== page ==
Gastric ulcers are a fairly common condition in horses, particularly race and competition horses, but all horses (even foals) can suffer. Ulcers are lesions which occur in a horse’s stomach, when the upper portion of a horse’s stomach lining comes into contact with digestive acids.
What Causes Equine GI Ulceration?
In a natural environment, horses normally forage for up to about 16 hours each day. As the forage passes through the horse’s gastrointestinal tract, acidity is reduced naturally. As a result, high-acidity and ulcers can occur when horses don’t have access to enough forage or are fed a highly concentrated diet.
Horse training, which involves rapid work, also causes stomach acids to slosh around inside the stomach. This can result in the over-exposure of the upper portion of the stomach lining to the horse’s natural digestive acids. Stress can also be a contributing factor in GI ulceration.
Signs and Symptoms of Gastric Ulcers
Since GI ulceration occurs inside a horse’s stomach, you won’t see any outwardly noticeable signs, other than a potentially dull coat. GI ulceration, however, is most commonly detected due to changes in a horse’s behavior, such as:
Poor body condition
Behavioral changes like disinterest work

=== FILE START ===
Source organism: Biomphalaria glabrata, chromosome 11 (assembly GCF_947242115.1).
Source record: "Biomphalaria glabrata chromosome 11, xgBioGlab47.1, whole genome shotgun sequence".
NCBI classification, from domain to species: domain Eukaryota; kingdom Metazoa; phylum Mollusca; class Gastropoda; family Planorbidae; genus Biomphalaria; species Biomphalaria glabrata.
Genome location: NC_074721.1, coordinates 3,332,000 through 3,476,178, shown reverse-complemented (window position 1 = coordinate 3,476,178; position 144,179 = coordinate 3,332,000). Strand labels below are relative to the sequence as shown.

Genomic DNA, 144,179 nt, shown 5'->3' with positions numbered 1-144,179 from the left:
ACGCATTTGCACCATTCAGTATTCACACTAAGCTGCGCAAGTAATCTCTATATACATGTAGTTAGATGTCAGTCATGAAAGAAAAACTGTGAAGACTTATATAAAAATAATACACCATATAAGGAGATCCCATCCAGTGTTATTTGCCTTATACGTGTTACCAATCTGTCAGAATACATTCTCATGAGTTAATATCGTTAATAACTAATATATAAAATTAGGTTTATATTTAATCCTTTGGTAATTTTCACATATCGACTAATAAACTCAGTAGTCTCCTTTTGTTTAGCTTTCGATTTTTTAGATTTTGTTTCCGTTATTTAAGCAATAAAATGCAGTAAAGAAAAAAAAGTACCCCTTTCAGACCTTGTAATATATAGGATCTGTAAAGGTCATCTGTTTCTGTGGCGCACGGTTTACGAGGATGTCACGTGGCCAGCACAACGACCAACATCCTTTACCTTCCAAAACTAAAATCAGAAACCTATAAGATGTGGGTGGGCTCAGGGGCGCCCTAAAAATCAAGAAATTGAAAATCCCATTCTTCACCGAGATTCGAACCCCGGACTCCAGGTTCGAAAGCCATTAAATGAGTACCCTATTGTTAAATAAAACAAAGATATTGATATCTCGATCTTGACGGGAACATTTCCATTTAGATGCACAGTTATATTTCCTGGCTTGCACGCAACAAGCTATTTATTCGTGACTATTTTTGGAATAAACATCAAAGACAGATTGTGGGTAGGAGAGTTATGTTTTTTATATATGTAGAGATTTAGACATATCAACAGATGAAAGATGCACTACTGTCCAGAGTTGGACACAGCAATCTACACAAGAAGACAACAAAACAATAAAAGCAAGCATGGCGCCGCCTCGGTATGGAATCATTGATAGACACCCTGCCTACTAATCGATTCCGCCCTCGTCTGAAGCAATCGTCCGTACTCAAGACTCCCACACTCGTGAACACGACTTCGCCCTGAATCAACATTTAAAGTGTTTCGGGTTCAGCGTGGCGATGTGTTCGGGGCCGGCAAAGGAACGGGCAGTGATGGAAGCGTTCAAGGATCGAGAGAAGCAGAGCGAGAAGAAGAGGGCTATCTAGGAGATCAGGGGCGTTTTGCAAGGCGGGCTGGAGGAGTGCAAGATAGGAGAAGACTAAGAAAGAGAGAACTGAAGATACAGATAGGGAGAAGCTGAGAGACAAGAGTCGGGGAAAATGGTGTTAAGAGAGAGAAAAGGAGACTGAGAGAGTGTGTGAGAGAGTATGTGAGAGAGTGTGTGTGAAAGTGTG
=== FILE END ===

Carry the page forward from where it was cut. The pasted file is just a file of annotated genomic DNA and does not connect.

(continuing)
To reach a definitive diagnosis of ulceration, a veterinarian must confirm the presence of the ulcers with an endoscope. The endoscope is a small camera attached to a narrow tube. During a gastric endoscopy, the endoscope passes through a horse’s esophagus, allowing our veterinarian to view the inside of the stomach.
Treating and Preventing Equine GI Ulceration
Gastric ulcers in horses are most commonly treated with a medication known as a proton-pump inhibitor, which reduces the acidity of the stomach’s digestive fluids. In addition, management, dietary, and lifestyle adjustments are often also prescribed to prevent the recurrence of GI ulceration.
Recommendations for susceptible horses often include:
Increased time at pasture
Continuous access to forage (hay and grasses) when stabled
Reducing the amount of concentrates and grain in the horse's diet
Reduced level or frequency of training
Learn More about GI Ulceration in Horses
If your horse’s coat has lost its sheen, if your horse has lost his appetite, or if you suspect your horse is suffering a gastrointestinal problem, we encourage you to schedule an appointment with a large animal veterinary specialist at Adobe Veterinary Center.
If you’re interested in learning more about GI ulceration in horses and other veterinary health topics, we welcome you to join us for our Evening of Education series, monthly educational meetings hosted by our expert veterinarians at Adobe Veterinary Center in Tucson. For more information, contact us today.
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Our practice is unique in that we provide medical care to multiple species in the greater Tucson area. Three of our veterinarians specialize in the care of dogs and cats and the other three veterinarians specialize in the care of horses and livestock.